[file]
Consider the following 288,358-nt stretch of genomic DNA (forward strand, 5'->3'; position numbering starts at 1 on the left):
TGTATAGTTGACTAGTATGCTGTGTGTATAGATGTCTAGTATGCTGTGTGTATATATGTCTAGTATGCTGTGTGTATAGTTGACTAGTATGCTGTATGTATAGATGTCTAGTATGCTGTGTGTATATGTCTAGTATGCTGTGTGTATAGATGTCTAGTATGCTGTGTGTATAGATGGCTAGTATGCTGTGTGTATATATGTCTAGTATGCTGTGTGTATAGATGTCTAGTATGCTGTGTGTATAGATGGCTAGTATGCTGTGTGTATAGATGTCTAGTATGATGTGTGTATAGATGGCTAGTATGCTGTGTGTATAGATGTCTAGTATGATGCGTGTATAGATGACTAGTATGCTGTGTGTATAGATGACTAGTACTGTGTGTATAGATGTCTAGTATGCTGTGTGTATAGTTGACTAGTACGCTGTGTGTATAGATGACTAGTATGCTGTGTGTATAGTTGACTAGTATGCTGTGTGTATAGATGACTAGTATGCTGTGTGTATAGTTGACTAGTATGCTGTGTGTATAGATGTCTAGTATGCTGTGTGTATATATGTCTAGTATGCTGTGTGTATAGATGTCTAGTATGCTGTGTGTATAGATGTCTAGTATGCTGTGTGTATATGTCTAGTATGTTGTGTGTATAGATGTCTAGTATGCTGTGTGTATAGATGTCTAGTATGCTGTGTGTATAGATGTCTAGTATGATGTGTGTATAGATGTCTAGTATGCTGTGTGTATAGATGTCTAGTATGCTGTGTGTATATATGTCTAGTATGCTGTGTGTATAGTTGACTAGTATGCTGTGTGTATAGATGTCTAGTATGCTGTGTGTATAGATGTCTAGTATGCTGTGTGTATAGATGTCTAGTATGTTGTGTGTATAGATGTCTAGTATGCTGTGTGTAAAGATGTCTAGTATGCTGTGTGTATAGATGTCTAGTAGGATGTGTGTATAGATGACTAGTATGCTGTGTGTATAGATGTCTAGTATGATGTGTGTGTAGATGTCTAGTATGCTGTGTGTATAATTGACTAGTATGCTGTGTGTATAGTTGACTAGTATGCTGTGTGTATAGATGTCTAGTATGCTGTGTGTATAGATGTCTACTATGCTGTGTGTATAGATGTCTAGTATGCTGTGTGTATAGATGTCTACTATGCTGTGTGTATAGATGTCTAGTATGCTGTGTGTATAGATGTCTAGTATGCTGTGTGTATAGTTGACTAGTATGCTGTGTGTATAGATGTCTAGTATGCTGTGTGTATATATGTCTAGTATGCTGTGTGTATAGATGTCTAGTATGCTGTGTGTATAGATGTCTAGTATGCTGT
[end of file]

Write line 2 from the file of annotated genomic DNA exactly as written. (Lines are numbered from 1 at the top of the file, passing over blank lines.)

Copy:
TGTATAGTTGACTAGTATGCTGTGTGTATAGATGTCTAGTATGCTGTGTGTATATATGTCTAGTATGCTGTGTGTATAGTTGACTAGTATGCTGTATGTATAGATGTCTAGTATGCTGTGTGTATATGTCTAGTATGCTGTGTGTATAGATGTCTAGTATGCTGTGTGTATAGATGGCTAGTATGCTGTGTGTATATATGTCTAGTATGCTGTGTGTATAGATGTCTAGTATGCTGTGTGTATAGATGGCTAGTATGCTGTGTGTATAGATGTCTAGTATGATGTGTGTATAGATGGCTAGTATGCTGTGTGTATAGATGTCTAGTATGATGCGTGTATAGATGACTAGTATGCTGTGTGTATAGATGACTAGTACTGTGTGTATAGATGTCTAGTATGCTGTGTGTATAGTTGACTAGTACGCTGTGTGTATAGATGACTAGTATGCTGTGTGTATAGTTGACTAGTATGCTGTGTGTATAGATGACTAGTATGCTGTGTGTATAGTTGACTAGTATGCTGTGTGTATAGATGTCTAGTATGCTGTGTGTATATATGTCTAGTATGCTGTGTGTATAGATGTCTAGTATGCTGTGTGTATAGATGTCTAGTATGCTGTGTGTATATGTCTAGTATGTTGTGTGTATAGATGTCTAGTATGCTGTGTGTATAGATGTCTAGTATGCTGTGTGTATAGATGTCTAGTATGATGTGTGTATAGATGTCTAGTATGCTGTGTGTATAGATGTCTAGTATGCTGTGTGTATATATGTCTAGTATGCTGTGTGTATAGTTGACTAGTATGCTGTGTGTATAGATGTCTAGTATGCTGTGTGTATAGATGTCTAGTATGCTGTGTGTATAGATGTCTAGTATGTTGTGTGTATAGATGTCTAGTATGCTGTGTGTAAAGATGTCTAGTATGCTGTGTGTATAGATGTCTAGTAGGATGTGTGTATAGATGACTAGTATGCTGTGTGTATAGATGTCTAGTATGATGTGTGTGTAGATGTCTAGTATGCTGTGTGTATAATTGACTAGTATGCTGTGTGTATAGTTGACTAGTATGCTGTGTGTATAGATGTCTAGTATGCTGTGTGTATAGATGTCTACTATGCTGTGTGTATAGATGTCTAGTATGCTGTGTGTATAGATGTCTACTATGCTGTGTGTATAGATGTCTAGTATGCTGTGTGTATAGATGTCTAGTATGCTGTGTGTATAGTTGACTAGTATGCTGTGTGTATAGATGTCTAGTATGCTGTGTGTATATATGTCTAGTATGCTGTGTGTATAGATGTCTAGTATGCTGTGTGTATAGATGTCTAGTATGCTGT